A spokesman for Carlisle City Council said: “We are committed to respecting the rights of individuals whilst providing them with a high level of service and website functionality.

“We have recently reviewed our use of cookies and advertisements and are in the process of further ensuring compliance with guidance and best practice. When someone visits our website, they have the option to accept cookies or to receive more information, which advises them how to change their settings. We have however identified that this process can be made more user friendly and we are working with our suppliers to make the necessary changes.”

The county council said it was compliant with privacy law and did not feature third party advertisement.

“Cumbria County Council has a cookie pop-up alert in place on our corporate website, however based on customer feedback this was set to be disabled for returning visitors for a 12 month period. This setting has now been amended so that it will now pop-up once daily when using the council website. People can now also choose to disable cookies as a personal preference. Having identified and implemented these improvements during the last year, the county council’s website is compliant with privacy law. The council website does not feature third party advertising and does not collect user information for anything other than tracking which council website pages have been visited. More information on the council’s cookie policy is available here:”

Eden council said its website directs users to a full list of cookies used, which are there only to monitor and improve the digital service.

A spokesman said: “Our website lists all the cookies and includes information on why they are used, how long the data is stored and how to disable them. It should be noted that the vast majority of the cookies expire when the user leaves our website. We have no advertising.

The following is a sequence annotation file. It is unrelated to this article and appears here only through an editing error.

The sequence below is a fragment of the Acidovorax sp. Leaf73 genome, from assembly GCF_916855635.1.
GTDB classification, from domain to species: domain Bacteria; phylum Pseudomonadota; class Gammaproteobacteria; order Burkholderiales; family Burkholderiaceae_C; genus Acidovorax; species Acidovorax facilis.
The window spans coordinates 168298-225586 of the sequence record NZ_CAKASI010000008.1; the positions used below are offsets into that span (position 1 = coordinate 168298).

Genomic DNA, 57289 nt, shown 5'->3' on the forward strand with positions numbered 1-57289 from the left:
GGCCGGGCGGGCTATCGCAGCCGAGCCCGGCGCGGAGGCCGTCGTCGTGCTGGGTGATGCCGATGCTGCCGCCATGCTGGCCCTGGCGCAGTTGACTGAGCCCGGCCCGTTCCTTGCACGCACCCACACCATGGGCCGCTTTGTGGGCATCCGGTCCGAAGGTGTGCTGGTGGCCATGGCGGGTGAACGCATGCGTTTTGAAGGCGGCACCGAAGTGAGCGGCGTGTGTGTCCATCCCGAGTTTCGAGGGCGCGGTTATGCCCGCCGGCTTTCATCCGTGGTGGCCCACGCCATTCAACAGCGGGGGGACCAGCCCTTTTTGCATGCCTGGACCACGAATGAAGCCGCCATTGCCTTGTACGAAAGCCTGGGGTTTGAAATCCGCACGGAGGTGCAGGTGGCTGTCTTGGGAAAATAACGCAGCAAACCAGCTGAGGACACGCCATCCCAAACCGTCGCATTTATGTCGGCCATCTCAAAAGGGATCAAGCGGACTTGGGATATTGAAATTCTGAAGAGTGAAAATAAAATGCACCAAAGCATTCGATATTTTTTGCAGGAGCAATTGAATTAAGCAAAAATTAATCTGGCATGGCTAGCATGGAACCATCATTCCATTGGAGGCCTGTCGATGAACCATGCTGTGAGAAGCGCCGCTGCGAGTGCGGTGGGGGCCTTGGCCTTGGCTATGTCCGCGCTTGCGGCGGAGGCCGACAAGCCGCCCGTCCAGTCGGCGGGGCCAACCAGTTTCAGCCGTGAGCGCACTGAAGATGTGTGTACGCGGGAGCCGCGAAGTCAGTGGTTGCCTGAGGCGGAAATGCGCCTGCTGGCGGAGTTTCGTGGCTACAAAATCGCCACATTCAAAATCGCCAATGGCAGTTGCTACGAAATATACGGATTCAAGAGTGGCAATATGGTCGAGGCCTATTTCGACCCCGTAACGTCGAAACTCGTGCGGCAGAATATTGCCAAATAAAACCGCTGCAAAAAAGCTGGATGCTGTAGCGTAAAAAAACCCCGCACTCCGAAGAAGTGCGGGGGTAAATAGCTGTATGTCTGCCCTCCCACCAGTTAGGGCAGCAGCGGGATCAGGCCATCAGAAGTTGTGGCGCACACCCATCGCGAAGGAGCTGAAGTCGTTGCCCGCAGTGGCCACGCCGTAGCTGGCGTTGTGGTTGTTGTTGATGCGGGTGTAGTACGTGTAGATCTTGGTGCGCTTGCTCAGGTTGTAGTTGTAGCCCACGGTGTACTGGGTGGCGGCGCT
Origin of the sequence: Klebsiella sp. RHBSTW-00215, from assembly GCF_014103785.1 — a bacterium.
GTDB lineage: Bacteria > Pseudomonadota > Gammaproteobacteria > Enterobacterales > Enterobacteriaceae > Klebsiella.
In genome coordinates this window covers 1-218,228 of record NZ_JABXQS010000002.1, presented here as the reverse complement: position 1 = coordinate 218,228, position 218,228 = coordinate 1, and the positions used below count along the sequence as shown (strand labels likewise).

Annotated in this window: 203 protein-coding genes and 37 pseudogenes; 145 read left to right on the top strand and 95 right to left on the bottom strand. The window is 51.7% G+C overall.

“If anyone is using our revenues and benefits pages there is GDPR information on the payment form. Our information on cookies was updated in December and we will continue to review it to ensure people can understand how we use cookies and how they can control them.”

Allerdale council said it used the same system used by the ICO for cookies.

“We take the privacy of our web users extremely seriously and last year we introduced the same system used by the Information Commissioner’s Office to give users control over the cookies on the site. We keep this under review and recently improved the user controls over cookies placed by advert vendors.”

The investigation by the BBC had found that some councils around the country allowed high-interest credit card ads targeted at people seeking benefits advice on UK local council websites.

There is no suggestion this was happening on local authorities’ websites in Cumbria.

Barrow council has been approached for comment.

The original article was posted here:

  Article "tagged" as:
view more articles

About Article Author

Federica Bedendo
Federica Bedendo

View More Articles
write a comment


No Comments Yet!

You can be the one to start a conversation.

Add a Comment